The effect of a high-fat Mediterranean diet on body weight is examined in a paper published in the Lancet Diabetes & Endocrinology journal in which the authors report an unrestricted-calorie, high-vegetable-fat Mediterranean diet was associated with decreases in bodyweight in older people at risk of cardiovascular disease. Roundup comments accompanied accompanied this analysis.
Title, Date of Publication & Journal
‘Effect of a high-fat Mediterranean diet on bodyweight and waist circumference: a prespecified secondary outcomes analysis of the PREDIMED randomised controlled trial’
Lancet Diabetes & Endocrinology
Published on Monday 6 June 2016
Study’s main claims – and are they supported by the data
The study does suggest that some, but perhaps not all, Mediterranean diets may reduce weight compared to low fat diets but I agree with the headline emphasis that there is no weight gain, strictly speaking of course no evidence of any weight gain relative to a low fat diet in this particular cohort of people (older Spanish people with a risk of heart disease).
The title of the paper refers to ‘a prespecified outcomes analysis of the PREDIMED randomised controlled trial’, whereas the press release talks about a randomised trial (without ‘controlled’). The latter is correct because this was not a controlled trial in the normal sense – the only control used here was to recruit older, unhealthy white people living in Spain who were randomly allocated to 3 groups, each group receiving different dietary advice dispensed at regular intervals by trained dietitians. Note the word “control” in this sense does not refer to a control group (in this trial, one group was given standard low fat dietary advice as currently recommended by health authorities and could be regarded as the control group) but to the way the trial was designed, the criteria used to recruit the participants and the way their diets were controlled.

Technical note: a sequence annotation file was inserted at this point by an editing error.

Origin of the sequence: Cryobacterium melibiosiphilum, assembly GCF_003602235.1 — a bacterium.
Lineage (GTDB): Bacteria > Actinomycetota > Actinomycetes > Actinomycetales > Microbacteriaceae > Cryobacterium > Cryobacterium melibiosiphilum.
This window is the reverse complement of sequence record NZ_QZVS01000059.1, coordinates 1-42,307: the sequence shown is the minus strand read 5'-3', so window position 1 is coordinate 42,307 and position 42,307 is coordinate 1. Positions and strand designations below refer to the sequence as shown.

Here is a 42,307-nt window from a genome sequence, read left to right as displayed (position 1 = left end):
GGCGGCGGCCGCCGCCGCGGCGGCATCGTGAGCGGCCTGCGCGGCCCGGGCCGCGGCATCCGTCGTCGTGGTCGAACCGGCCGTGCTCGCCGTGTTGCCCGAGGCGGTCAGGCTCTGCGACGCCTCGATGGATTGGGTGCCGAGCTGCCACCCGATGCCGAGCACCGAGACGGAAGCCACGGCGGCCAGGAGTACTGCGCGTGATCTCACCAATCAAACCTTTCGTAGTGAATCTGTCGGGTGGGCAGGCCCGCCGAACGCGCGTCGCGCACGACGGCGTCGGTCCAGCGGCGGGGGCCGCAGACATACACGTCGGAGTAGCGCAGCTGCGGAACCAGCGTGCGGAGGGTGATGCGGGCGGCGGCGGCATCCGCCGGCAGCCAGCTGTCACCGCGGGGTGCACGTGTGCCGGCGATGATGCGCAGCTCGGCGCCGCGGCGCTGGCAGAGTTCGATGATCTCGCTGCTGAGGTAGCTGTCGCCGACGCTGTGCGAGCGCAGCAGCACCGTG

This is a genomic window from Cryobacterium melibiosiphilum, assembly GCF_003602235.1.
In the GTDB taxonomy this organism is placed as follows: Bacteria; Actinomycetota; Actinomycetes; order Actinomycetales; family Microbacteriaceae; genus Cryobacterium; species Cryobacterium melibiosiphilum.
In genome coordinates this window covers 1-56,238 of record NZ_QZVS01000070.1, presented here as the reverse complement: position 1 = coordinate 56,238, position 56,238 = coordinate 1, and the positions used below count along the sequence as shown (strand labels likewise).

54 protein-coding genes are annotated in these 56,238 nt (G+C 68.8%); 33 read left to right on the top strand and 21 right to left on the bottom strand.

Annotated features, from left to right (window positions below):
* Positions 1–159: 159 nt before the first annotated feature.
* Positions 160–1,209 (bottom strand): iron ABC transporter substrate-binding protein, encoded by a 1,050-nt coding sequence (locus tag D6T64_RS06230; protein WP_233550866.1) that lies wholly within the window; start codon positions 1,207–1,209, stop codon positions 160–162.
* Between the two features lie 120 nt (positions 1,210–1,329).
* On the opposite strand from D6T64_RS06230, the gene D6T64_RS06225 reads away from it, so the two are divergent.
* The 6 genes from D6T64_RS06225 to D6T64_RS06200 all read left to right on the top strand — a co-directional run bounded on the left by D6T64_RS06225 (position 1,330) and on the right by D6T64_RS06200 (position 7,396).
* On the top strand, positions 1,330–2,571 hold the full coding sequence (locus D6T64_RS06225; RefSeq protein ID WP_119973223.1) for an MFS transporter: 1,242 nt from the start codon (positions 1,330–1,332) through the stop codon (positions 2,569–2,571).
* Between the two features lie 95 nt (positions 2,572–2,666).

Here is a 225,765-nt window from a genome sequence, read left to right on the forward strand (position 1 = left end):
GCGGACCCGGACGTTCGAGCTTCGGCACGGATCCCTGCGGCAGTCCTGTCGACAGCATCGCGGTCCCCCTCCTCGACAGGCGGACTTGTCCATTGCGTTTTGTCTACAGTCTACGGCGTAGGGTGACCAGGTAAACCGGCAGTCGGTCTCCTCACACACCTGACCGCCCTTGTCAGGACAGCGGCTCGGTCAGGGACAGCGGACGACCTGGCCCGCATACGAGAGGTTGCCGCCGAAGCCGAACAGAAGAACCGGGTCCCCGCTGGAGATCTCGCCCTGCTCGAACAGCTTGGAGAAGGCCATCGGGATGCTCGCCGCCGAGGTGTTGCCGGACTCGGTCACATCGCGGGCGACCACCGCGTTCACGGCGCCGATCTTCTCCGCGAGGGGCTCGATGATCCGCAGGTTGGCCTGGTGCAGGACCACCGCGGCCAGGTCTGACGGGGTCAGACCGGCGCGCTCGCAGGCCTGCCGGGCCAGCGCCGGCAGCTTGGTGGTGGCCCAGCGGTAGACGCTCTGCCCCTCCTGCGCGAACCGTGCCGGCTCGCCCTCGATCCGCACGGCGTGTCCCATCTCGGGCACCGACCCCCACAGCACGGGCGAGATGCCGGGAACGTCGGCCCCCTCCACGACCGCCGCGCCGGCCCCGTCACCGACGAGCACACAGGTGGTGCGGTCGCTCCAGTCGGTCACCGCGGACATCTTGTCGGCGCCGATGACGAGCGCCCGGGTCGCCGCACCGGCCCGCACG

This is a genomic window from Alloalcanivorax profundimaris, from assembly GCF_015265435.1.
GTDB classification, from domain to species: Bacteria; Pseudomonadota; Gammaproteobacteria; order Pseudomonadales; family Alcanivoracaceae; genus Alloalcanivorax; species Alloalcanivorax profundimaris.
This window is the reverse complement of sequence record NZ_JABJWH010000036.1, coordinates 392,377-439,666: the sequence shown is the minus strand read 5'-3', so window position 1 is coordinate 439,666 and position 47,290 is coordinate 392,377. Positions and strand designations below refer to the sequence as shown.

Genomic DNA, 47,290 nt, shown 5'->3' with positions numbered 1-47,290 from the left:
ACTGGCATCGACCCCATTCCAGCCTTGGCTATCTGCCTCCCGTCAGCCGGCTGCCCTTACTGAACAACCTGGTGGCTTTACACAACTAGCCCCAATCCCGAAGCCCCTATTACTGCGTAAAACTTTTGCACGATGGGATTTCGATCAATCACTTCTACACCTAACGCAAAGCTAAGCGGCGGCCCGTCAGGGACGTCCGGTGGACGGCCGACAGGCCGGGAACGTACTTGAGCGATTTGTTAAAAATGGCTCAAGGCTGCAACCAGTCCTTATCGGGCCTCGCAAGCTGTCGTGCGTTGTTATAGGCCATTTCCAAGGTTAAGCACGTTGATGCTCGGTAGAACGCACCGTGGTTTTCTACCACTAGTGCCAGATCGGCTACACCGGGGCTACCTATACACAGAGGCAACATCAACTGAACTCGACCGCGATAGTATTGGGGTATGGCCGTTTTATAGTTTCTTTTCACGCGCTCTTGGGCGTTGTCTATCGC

There are a number of other factors that could have influenced the result but they were not controlled for in the trial, so not all confounding factors were controlled for. I have always felt with dietary studies that ‘control’ is hard to achieve. Dietary effects are felt over long periods of time (as opposed to medical treatments for specific conditions) and by definition, you cannot really control for all the potential events that can occur in that time (this study lasted for five years) that could also affect weight and waist. So any dietary trial that seeks to be a true RCT under specialised conditions will always have a problem with its ability to be extrapolated onto the general population under everyday conditions. My feeling is that this trial achieved the right balance between control and extrapolation.
At times in the paper, I was confused as sometimes they mentioned an increase in waist and other times they mentioned a decrease. The charts shown on page 8 though are consistent with the figures in the press release.
Dietary consumption was measured through self completed questionnaires. That sounds like an imprecise way to measure diet but the authors anticipated this issue and also took blood and urine samples at regular intervals and looked for key markers given by certain foods. That allowed them some measure of crosscheck with the questionnaire results.
I thought the paper was fair in terms of identifying possible weaknesses with the trial.
Comments in the press release regarding implications are generally reasonable but I think they should place greater emphasis on the fact that the trial was specifically for older unhealthy people. In other words, do they really think their findings could be extrapolated to younger healthy people? If so, on what basis do they equate these two populations? I could not see anything in the paper that justified such extrapolation to the wider population. It is possible that other trials have shown that such extrapolations are justified but no such references were given in the paper or press release.
Any specific expertise relevant to studied paper (beyond statistical)?
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